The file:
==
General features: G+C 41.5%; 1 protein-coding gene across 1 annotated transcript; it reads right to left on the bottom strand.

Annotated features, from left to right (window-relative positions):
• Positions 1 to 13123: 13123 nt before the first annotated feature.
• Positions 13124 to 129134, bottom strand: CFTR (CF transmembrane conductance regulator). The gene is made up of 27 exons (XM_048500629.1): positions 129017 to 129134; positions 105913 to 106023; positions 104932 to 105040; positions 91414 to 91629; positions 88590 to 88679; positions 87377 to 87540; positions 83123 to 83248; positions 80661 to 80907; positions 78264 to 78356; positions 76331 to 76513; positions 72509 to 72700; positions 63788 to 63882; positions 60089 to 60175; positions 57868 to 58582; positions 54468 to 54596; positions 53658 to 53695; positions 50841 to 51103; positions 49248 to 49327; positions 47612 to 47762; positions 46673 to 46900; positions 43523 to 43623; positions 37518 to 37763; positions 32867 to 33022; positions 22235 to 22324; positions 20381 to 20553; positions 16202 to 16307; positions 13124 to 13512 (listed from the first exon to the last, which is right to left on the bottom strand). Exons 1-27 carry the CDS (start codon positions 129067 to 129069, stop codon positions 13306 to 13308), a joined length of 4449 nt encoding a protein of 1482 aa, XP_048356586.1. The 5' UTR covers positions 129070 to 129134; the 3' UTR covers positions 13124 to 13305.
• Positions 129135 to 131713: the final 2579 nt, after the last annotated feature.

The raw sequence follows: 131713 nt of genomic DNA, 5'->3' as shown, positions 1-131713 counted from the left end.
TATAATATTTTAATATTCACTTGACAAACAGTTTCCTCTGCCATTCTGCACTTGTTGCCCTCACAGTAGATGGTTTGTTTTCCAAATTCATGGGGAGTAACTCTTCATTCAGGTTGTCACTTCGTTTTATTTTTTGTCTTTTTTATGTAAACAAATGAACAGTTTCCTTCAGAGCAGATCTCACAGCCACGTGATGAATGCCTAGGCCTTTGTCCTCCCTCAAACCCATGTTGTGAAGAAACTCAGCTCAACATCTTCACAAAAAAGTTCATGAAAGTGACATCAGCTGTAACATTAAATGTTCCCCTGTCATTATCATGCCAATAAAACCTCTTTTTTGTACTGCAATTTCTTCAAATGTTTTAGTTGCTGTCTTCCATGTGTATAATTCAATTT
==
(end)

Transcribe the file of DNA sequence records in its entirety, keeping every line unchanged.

General features: G+C 41.5%; 1 protein-coding gene across 1 annotated transcript; it reads right to left on the bottom strand.

Annotated features, from left to right (window-relative positions):
• Positions 1 to 13123: 13123 nt before the first annotated feature.
• Positions 13124 to 129134, bottom strand: CFTR (CF transmembrane conductance regulator). The gene is made up of 27 exons (XM_048500629.1): positions 129017 to 129134; positions 105913 to 106023; positions 104932 to 105040; positions 91414 to 91629; positions 88590 to 88679; positions 87377 to 87540; positions 83123 to 83248; positions 80661 to 80907; positions 78264 to 78356; positions 76331 to 76513; positions 72509 to 72700; positions 63788 to 63882; positions 60089 to 60175; positions 57868 to 58582; positions 54468 to 54596; positions 53658 to 53695; positions 50841 to 51103; positions 49248 to 49327; positions 47612 to 47762; positions 46673 to 46900; positions 43523 to 43623; positions 37518 to 37763; positions 32867 to 33022; positions 22235 to 22324; positions 20381 to 20553; positions 16202 to 16307; positions 13124 to 13512 (listed from the first exon to the last, which is right to left on the bottom strand). Exons 1-27 carry the CDS (start codon positions 129067 to 129069, stop codon positions 13306 to 13308), a joined length of 4449 nt encoding a protein of 1482 aa, XP_048356586.1. The 5' UTR covers positions 129070 to 129134; the 3' UTR covers positions 13124 to 13305.
• Positions 129135 to 131713: the final 2579 nt, after the last annotated feature.

The raw sequence follows: 131713 nt of genomic DNA, 5'->3' as shown, positions 1-131713 counted from the left end.
TATAATATTTTAATATTCACTTGACAAACAGTTTCCTCTGCCATTCTGCACTTGTTGCCCTCACAGTAGATGGTTTGTTTTCCAAATTCATGGGGAGTAACTCTTCATTCAGGTTGTCACTTCGTTTTATTTTTTGTCTTTTTTATGTAAACAAATGAACAGTTTCCTTCAGAGCAGATCTCACAGCCACGTGATGAATGCCTAGGCCTTTGTCCTCCCTCAAACCCATGTTGTGAAGAAACTCAGCTCAACATCTTCACAAAAAAGTTCATGAAAGTGACATCAGCTGTAACATTAAATGTTCCCCTGTCATTATCATGCCAATAAAACCTCTTTTTTGTACTGCAATTTCTTCAAATGTTTTAGTTGCTGTCTTCCATGTGTATAATTCAATTT